War on Terrorism

Wednesday, March 14, 2007

Gates: Baghdad Security Plan Encouraging So Far

By Sgt. Sara Wood, USA
American Forces Press Service

March 13, 2007 – The Baghdad security plan has only been under way for a short time, but the Iraqis are meeting their commitments and early signs are pointing toward success, Defense Secretary Robert M. Gates said here today. The most important measure of success in the new security plan is whether the Iraqis are meeting their commitments, such as appointing commanders for Baghdad, providing extra troops, and removing political restrictions from troops in the area, Gates said in an interview with the Pentagon Channel.

"We can measure those things, and those are the areas where the Iraqis have pretty well fulfilled the commitments that they have made," Gates said.

The Iraqis have appointed a commander and two sub-commanders for Baghdad, and while the initial Iraqi battalions were showing up light on personnel, they are now consistently more than 90 percent manned, Gates said. The long-term success of the plan, such as the rebuilding of Iraqi society, remains to be seen, he said.

Improvised explosive devices and the more lethal explosively formed penetrators are still a major problem in Iraq, Gates noted. He asserted that materials for these bombs are coming out of Iran, although it is not clear if the Iranian government knows about these activities.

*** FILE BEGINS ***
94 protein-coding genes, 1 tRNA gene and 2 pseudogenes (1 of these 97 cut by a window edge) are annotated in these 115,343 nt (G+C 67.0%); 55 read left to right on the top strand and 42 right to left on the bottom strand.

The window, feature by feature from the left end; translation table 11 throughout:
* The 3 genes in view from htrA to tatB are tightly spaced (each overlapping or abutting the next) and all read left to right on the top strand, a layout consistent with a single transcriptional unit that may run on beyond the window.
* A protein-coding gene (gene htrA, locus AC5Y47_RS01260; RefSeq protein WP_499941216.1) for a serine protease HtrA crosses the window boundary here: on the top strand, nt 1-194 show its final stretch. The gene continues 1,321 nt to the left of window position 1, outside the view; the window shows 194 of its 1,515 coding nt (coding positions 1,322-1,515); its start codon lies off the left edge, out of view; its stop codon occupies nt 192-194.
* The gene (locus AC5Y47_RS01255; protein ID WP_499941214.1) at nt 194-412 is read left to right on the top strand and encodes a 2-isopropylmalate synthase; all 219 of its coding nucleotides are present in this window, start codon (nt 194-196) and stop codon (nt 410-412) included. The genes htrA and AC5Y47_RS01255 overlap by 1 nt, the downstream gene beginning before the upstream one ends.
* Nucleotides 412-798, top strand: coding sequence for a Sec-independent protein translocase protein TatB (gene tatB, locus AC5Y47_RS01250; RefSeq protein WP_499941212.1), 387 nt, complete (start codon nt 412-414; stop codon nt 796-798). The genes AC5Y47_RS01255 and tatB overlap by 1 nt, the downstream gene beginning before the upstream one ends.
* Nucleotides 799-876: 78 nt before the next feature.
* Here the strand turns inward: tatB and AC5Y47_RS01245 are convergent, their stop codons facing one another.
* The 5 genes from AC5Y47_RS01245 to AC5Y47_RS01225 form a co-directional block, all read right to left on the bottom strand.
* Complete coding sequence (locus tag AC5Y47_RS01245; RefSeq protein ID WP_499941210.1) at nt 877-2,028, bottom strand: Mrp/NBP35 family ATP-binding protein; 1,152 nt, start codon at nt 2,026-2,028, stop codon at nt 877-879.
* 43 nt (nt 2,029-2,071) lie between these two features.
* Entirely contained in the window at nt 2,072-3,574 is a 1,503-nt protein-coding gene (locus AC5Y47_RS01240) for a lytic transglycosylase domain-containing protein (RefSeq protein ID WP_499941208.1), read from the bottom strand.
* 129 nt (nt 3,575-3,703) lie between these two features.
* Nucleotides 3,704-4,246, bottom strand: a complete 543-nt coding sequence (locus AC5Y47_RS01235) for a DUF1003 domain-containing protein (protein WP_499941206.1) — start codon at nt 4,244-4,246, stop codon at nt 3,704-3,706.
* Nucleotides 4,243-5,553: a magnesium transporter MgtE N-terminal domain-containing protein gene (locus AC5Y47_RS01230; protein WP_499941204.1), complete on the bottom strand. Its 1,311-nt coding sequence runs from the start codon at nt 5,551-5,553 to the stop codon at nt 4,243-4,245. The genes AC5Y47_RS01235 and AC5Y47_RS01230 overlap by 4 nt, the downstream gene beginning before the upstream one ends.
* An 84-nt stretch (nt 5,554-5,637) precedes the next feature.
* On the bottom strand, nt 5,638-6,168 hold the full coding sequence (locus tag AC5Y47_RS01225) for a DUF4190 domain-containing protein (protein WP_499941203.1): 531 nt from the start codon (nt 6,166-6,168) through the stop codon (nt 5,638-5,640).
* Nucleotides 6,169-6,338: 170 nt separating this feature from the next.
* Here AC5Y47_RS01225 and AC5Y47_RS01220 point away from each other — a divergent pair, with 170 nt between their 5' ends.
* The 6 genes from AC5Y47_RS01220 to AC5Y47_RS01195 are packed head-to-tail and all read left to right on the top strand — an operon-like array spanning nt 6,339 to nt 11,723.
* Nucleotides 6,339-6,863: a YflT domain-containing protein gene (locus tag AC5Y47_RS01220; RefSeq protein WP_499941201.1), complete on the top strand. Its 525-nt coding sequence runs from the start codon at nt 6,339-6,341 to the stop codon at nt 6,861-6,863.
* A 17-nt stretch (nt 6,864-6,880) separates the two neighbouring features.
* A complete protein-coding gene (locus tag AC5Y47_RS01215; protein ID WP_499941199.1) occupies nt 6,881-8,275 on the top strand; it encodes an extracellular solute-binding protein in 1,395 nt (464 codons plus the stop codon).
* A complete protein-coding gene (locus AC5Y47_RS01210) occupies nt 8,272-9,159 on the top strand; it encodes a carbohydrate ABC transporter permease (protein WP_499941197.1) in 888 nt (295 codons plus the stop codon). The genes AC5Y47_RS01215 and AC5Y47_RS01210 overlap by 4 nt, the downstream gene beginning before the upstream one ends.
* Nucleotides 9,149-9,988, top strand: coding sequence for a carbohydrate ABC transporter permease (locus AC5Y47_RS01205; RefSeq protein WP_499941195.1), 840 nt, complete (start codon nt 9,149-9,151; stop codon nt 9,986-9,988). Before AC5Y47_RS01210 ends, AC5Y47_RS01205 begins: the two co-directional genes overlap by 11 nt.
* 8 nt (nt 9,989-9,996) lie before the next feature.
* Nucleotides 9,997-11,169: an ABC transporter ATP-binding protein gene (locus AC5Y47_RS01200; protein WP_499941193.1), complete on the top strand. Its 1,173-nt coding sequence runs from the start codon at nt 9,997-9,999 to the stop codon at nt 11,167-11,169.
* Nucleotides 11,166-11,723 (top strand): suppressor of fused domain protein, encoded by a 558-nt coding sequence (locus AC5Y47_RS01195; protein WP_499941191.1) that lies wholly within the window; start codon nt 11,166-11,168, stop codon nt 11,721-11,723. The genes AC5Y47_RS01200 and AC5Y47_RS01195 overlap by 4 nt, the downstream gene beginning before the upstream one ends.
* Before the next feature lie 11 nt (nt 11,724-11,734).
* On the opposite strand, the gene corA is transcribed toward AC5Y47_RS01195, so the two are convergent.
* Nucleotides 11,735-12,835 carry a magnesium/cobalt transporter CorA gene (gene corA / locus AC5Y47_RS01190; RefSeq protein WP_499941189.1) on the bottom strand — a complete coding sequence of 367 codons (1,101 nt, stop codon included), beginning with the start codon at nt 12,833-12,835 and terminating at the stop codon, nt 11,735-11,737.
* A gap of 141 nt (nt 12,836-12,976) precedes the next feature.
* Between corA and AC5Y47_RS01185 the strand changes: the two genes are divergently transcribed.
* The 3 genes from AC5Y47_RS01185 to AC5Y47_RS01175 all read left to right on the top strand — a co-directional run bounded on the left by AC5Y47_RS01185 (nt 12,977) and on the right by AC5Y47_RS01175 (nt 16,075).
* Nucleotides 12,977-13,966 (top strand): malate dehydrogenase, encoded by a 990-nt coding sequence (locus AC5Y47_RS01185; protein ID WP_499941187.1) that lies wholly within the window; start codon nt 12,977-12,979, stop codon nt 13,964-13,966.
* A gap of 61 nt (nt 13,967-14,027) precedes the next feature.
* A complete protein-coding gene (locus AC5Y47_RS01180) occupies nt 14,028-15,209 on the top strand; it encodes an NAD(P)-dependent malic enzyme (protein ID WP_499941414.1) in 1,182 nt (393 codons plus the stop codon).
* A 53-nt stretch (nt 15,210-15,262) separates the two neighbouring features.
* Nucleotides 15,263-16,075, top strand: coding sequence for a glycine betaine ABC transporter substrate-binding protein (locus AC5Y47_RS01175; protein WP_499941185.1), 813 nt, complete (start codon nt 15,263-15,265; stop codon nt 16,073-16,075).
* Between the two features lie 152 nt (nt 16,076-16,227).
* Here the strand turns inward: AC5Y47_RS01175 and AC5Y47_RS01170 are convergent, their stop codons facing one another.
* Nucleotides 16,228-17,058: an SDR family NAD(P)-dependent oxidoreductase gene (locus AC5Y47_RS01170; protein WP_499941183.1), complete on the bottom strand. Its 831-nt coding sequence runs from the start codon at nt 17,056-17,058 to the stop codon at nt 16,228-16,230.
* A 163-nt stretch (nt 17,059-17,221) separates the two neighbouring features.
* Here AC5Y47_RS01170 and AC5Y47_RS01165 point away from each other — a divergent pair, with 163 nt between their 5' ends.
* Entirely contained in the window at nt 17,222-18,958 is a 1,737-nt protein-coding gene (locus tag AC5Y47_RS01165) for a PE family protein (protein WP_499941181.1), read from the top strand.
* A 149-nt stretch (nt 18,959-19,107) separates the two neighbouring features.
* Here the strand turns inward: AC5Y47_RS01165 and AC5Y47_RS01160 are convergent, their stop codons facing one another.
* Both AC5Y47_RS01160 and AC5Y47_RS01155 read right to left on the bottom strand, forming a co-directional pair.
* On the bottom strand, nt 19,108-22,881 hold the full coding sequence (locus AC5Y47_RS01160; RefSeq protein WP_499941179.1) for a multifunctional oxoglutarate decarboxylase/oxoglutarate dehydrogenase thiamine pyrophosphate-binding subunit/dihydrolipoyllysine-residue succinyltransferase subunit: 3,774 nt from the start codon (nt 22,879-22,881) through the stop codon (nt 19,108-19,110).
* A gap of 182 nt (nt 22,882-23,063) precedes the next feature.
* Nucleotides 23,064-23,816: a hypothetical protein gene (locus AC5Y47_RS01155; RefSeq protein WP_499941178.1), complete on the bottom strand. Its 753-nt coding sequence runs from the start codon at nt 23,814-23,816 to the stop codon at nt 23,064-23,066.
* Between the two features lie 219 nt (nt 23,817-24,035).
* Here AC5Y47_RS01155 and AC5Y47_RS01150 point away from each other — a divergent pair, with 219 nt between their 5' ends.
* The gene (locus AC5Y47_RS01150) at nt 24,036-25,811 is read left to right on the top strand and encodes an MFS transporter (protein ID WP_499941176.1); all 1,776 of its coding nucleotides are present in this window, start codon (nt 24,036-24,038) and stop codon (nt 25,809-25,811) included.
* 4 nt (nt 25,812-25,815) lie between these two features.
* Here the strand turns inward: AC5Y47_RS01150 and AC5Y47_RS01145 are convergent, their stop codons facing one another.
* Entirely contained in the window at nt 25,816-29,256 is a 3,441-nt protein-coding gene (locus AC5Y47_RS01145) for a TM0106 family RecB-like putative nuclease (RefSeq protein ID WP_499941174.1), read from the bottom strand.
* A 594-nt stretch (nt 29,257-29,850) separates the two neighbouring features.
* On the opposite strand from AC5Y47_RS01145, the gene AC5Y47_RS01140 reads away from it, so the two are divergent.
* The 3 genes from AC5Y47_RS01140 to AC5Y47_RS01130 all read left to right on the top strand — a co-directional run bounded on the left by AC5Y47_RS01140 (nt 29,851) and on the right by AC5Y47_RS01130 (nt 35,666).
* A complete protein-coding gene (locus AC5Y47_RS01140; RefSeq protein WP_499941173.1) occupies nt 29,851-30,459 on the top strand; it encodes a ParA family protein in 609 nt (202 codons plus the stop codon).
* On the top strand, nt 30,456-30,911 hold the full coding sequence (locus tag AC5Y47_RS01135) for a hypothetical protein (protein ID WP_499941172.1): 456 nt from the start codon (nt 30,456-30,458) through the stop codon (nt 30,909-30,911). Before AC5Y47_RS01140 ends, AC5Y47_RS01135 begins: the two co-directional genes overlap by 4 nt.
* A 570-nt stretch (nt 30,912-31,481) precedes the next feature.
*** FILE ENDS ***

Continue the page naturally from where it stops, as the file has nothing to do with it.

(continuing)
Roadside bombs remain the primary form of attack on coalition and Iraqi troops, Gates said. Many of the foreign fighters who come into Iraq are suicide bombers who target Iraqi civilians, he said.

"One of the messages that perhaps we haven't adequately gotten out is that these foreign fighters are coming into Iraq principally to kill Iraqis, not to kill coalition forces," he said. "There are clearly some that do, but by and large, they're killing Iraqis."

While the conflict in Iraq is the Defense Department's highest priority, the military remains committed to success in Afghanistan and is prepared to deal with any potential future conflicts, Gates said. Several NATO countries have stepped up their commitments to Afghanistan in the past few weeks, he noted, and the U.S. is working to establish a new combatant command for Africa that will establish important relationships in the fight against

The United States has more than two million people in the armed forces, of which 200,000 are deployed to the Middle East, and while DoD faces some equipment shortages, it remains ready to defend against potential adversaries, Gates said.

"No one should ... have any misconception that the United States is not fully prepared to take on any adversary anywhere," he said.

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